Rot at the top: code of conduct debated at the Tcdsb

di Joe Volpe del 25 November 2019

TORONTO - There is an axiom in the political world that some of us “learned the hard way”: define yourself (repeatedly, I might add) or others will define you instead. We live in a world where some “religious freedoms” - equated with the accompanying constitutional/economic supports - earned in the historic compromises leading to the British North America Act that framed the Canadian Confederation - have become the target of those who advocate allexgiance to a new, laity-driven, “human rights evangelism”.

Judging from the presumptuous, even impudent, intervenors who made delegations before the Board of Trustees of the Toronto Catholic District School Board (TCDSB), they harbour no respect (let alone deference) for structured organizations whose raison d’etre is a strategic vision/ guide against which a purpose to life and society is measured. I don’t think it matters to them.

They appear to reject the premise that a collective association to such a concept of social organization should make sense to any ideologically based group. I listened, and reviewed, for hours, their laments that all of life’s ills visited upon them have been generated by a Catholicism they rejected long ago. It must be “get even time” for them, I guess.

How unfortunate. Happily, we have become more intolerant of “abuses” perpetrated (for whatever reason) against others, even if we may not yet have discovered a formula for eradication of unacceptable behaviour.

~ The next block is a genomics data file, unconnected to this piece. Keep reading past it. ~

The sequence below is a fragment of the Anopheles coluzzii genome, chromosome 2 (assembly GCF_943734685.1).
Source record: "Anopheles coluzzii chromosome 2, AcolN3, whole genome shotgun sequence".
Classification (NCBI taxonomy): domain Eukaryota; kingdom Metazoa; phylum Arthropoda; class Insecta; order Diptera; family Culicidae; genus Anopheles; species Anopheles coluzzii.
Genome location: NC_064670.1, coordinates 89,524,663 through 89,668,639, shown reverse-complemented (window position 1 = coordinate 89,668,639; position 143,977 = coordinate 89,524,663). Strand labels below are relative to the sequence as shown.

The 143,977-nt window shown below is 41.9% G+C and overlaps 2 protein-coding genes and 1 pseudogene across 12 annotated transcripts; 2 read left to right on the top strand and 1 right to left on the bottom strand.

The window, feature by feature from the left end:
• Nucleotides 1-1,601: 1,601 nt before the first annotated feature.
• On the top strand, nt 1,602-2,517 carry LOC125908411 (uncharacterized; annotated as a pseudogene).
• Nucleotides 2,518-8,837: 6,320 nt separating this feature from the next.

The issue about an “inclusive code of conduct” mandated by Doug Ford’s government should have been dispatched with relative ease, were it not for the missionary zeal and virtue-signalling of one of the most counter-productive Trustees in the TCDSB - the current Chair.

She has a history of spinning her particular view of the world – often data-free - to one of the most anti-Catholic, English language papers for personal validation. Unfortunately, she apparently has some other Trustees anxious to follow her example.

In the interests of full disclosure, the Corriere has expressed contrary views in the past regarding the actions of that Trustee and others, including the Vice-Chair. They have been easily distracted from their mandated focus on providing an academic and skills training in the context of a Catholic, Christian-values environment. It is what their Constitutional mandate requires them to do.

This does not diminish the right of other values systems, which do not have the same Constitutional mandate, to establish their own systems, be they Jewish, Muslim, Sikh, Hindu, Orthodox – no matter their validity to their “faithful” – and to publicize their conditions for inclusion.

In this instance, the Vice Chair at least acknowledges the inherent threat to the Catholic (Separate) School system if they, the TCDSB trustees, fold their tents on the fundamental issue of what constitutes Catholicism and who validates its manifestations in a school system. It certainly is not the newly elected authority which never raised the issue in a political campaign.

The Vice-Chair of the TCDSB appears to hold a view that the emerging trend towards the interpretation of freedoms based on sexuality may not be consistent with the moral compass or barometer which lies at the foundation of Catholicism (or other religious formations).

He disagrees with the zealots of an “anything goes” educational environment who want to “codify” that ethic in the Separate system. He raises the argument that such a move would diminish the justifications for the guarantees under Section 93 of the BNA Act. He knows, even if the newer Trustees don’t, that in the last twenty years, Catholics lost their Separate schools in two provinces – Newfoundland and Quebec – with the connivance of the federal government.

It is difficult to be polite towards Trustees whose “new-found expertise in Catholic doctrine and Constitutional Law” excludes the political and religious rights of the parents who want a School Board prepared to discharge the duties for which it exists.

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